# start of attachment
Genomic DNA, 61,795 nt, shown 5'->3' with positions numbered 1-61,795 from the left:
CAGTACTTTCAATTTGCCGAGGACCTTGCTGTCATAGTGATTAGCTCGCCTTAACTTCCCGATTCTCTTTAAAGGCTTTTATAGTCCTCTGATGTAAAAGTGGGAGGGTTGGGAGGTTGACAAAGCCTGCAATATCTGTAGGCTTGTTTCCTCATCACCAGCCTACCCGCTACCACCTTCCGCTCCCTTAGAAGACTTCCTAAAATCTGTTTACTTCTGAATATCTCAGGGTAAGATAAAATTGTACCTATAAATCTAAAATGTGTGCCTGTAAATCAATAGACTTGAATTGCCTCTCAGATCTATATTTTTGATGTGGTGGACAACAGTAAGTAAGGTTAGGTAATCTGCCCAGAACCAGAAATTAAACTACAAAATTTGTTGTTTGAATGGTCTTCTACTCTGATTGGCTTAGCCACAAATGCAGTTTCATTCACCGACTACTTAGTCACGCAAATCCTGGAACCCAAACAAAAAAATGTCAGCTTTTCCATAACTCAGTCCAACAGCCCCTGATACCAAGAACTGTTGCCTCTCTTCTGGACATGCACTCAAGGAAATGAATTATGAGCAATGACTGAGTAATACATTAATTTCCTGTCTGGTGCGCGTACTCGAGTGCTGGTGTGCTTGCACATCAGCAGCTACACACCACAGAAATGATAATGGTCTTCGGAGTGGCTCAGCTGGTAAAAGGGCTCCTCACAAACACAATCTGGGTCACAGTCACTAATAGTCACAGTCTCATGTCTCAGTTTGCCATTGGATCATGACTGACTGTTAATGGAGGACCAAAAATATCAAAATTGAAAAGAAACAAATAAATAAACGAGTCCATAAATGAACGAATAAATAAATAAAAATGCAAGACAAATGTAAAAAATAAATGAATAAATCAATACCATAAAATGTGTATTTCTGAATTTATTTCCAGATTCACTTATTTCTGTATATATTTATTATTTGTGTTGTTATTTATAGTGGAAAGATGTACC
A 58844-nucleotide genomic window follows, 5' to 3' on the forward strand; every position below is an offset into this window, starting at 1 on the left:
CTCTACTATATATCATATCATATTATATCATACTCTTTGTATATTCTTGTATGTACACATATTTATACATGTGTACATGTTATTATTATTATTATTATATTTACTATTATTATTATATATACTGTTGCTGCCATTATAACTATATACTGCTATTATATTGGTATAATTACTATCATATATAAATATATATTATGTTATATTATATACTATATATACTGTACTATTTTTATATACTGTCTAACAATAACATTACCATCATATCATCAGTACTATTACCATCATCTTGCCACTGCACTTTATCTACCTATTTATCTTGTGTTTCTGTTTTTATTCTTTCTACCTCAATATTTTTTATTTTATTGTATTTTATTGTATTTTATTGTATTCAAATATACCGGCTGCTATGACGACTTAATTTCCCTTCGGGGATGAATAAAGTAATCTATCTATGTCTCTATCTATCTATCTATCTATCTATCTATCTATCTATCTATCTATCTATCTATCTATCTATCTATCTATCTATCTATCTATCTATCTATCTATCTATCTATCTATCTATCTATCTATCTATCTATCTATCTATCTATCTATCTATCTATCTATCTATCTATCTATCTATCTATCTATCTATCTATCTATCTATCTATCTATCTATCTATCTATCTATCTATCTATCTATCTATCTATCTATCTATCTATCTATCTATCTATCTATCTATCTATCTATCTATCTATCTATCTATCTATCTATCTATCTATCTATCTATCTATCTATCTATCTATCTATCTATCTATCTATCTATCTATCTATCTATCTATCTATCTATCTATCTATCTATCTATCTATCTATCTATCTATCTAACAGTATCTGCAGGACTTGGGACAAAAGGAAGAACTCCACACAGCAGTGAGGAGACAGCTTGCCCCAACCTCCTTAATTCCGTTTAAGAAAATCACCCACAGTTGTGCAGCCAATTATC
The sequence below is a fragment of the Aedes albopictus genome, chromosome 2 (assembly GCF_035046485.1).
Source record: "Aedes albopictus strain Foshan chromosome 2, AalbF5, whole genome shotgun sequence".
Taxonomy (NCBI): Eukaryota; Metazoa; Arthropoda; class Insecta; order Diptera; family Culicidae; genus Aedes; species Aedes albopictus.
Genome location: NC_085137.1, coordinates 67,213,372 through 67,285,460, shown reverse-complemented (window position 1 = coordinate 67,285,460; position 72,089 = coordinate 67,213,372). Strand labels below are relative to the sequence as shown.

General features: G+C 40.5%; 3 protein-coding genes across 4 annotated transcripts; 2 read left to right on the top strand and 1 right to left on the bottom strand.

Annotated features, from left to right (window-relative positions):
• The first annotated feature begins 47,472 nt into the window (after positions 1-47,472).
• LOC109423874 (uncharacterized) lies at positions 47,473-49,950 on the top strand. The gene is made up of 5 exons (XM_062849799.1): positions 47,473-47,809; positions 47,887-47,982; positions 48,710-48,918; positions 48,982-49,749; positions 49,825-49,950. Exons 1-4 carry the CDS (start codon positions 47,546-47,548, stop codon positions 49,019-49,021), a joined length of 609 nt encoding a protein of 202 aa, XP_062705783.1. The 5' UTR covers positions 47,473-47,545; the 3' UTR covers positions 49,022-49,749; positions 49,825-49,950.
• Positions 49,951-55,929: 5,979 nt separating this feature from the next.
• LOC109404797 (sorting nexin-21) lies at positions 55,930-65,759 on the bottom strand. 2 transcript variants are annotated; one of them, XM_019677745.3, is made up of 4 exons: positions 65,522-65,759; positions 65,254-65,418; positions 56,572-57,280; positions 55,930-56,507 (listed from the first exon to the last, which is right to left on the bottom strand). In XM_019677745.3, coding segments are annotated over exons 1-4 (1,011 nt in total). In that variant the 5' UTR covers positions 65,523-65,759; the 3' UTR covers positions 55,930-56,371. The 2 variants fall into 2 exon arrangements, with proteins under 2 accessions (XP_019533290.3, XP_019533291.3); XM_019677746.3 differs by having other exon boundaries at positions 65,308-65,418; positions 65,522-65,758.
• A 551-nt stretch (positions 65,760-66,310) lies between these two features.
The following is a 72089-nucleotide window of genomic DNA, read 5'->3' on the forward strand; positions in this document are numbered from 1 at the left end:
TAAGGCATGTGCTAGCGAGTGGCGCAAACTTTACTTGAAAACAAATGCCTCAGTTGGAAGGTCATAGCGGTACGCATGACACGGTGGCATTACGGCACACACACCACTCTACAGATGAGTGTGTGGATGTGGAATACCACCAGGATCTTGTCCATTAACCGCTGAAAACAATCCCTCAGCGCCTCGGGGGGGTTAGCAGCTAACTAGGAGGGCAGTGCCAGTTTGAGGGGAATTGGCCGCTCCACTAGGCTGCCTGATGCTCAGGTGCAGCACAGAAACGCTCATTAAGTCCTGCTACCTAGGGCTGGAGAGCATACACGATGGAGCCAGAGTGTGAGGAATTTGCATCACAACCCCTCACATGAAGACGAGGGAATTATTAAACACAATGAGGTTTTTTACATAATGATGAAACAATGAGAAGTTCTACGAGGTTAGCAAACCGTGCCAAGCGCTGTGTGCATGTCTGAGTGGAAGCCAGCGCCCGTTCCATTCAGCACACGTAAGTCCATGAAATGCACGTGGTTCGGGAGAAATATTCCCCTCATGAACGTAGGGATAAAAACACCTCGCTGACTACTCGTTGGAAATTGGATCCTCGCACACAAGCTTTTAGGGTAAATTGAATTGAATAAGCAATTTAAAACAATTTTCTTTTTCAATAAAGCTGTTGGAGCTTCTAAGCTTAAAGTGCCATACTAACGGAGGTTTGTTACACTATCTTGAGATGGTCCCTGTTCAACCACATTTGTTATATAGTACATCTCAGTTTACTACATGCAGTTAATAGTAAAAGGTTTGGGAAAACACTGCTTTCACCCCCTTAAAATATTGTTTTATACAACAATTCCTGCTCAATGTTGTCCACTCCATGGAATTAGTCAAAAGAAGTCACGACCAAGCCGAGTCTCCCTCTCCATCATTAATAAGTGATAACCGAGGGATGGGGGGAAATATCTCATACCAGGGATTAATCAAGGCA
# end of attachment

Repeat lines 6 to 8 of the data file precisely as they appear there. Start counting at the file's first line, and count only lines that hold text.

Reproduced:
Source record: "Aedes albopictus strain Foshan chromosome 2, AalbF5, whole genome shotgun sequence".
Taxonomy (NCBI): Eukaryota; Metazoa; Arthropoda; class Insecta; order Diptera; family Culicidae; genus Aedes; species Aedes albopictus.
Genome location: NC_085137.1, coordinates 67,213,372 through 67,285,460, shown reverse-complemented (window position 1 = coordinate 67,285,460; position 72,089 = coordinate 67,213,372). Strand labels below are relative to the sequence as shown.